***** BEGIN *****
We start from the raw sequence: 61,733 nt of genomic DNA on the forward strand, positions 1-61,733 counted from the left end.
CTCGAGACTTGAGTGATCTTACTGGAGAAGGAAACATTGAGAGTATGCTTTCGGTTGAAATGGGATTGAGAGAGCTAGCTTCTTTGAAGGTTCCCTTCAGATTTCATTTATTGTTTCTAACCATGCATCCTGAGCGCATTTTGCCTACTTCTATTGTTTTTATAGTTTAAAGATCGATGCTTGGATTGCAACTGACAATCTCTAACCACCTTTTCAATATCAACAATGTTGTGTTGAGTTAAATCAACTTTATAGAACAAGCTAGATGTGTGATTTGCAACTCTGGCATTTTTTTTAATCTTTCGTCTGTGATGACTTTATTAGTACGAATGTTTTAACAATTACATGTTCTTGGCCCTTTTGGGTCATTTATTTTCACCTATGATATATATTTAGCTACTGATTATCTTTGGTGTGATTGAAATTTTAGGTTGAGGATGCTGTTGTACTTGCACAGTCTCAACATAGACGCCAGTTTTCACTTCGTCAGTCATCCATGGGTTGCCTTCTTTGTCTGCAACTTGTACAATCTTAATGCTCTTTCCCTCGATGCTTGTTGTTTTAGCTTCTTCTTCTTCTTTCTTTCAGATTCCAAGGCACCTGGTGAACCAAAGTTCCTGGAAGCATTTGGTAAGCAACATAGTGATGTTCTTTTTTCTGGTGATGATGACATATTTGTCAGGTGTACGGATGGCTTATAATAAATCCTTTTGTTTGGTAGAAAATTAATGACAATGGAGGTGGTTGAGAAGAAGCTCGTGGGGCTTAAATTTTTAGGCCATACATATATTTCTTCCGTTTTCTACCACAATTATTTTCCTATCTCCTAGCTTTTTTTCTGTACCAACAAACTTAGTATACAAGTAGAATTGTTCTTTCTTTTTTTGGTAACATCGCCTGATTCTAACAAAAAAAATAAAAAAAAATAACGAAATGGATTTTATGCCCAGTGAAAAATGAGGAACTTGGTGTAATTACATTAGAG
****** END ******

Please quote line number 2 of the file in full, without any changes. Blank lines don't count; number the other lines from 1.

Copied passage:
CTCGAGACTTGAGTGATCTTACTGGAGAAGGAAACATTGAGAGTATGCTTTCGGTTGAAATGGGATTGAGAGAGCTAGCTTCTTTGAAGGTTCCCTTCAGATTTCATTTATTGTTTCTAACCATGCATCCTGAGCGCATTTTGCCTACTTCTATTGTTTTTATAGTTTAAAGATCGATGCTTGGATTGCAACTGACAATCTCTAACCACCTTTTCAATATCAACAATGTTGTGTTGAGTTAAATCAACTTTATAGAACAAGCTAGATGTGTGATTTGCAACTCTGGCATTTTTTTTAATCTTTCGTCTGTGATGACTTTATTAGTACGAATGTTTTAACAATTACATGTTCTTGGCCCTTTTGGGTCATTTATTTTCACCTATGATATATATTTAGCTACTGATTATCTTTGGTGTGATTGAAATTTTAGGTTGAGGATGCTGTTGTACTTGCACAGTCTCAACATAGACGCCAGTTTTCACTTCGTCAGTCATCCATGGGTTGCCTTCTTTGTCTGCAACTTGTACAATCTTAATGCTCTTTCCCTCGATGCTTGTTGTTTTAGCTTCTTCTTCTTCTTTCTTTCAGATTCCAAGGCACCTGGTGAACCAAAGTTCCTGGAAGCATTTGGTAAGCAACATAGTGATGTTCTTTTTTCTGGTGATGATGACATATTTGTCAGGTGTACGGATGGCTTATAATAAATCCTTTTGTTTGGTAGAAAATTAATGACAATGGAGGTGGTTGAGAAGAAGCTCGTGGGGCTTAAATTTTTAGGCCATACATATATTTCTTCCGTTTTCTACCACAATTATTTTCCTATCTCCTAGCTTTTTTTCTGTACCAACAAACTTAGTATACAAGTAGAATTGTTCTTTCTTTTTTTGGTAACATCGCCTGATTCTAACAAAAAAAATAAAAAAAAATAACGAAATGGATTTTATGCCCAGTGAAAAATGAGGAACTTGGTGTAATTACATTAGAG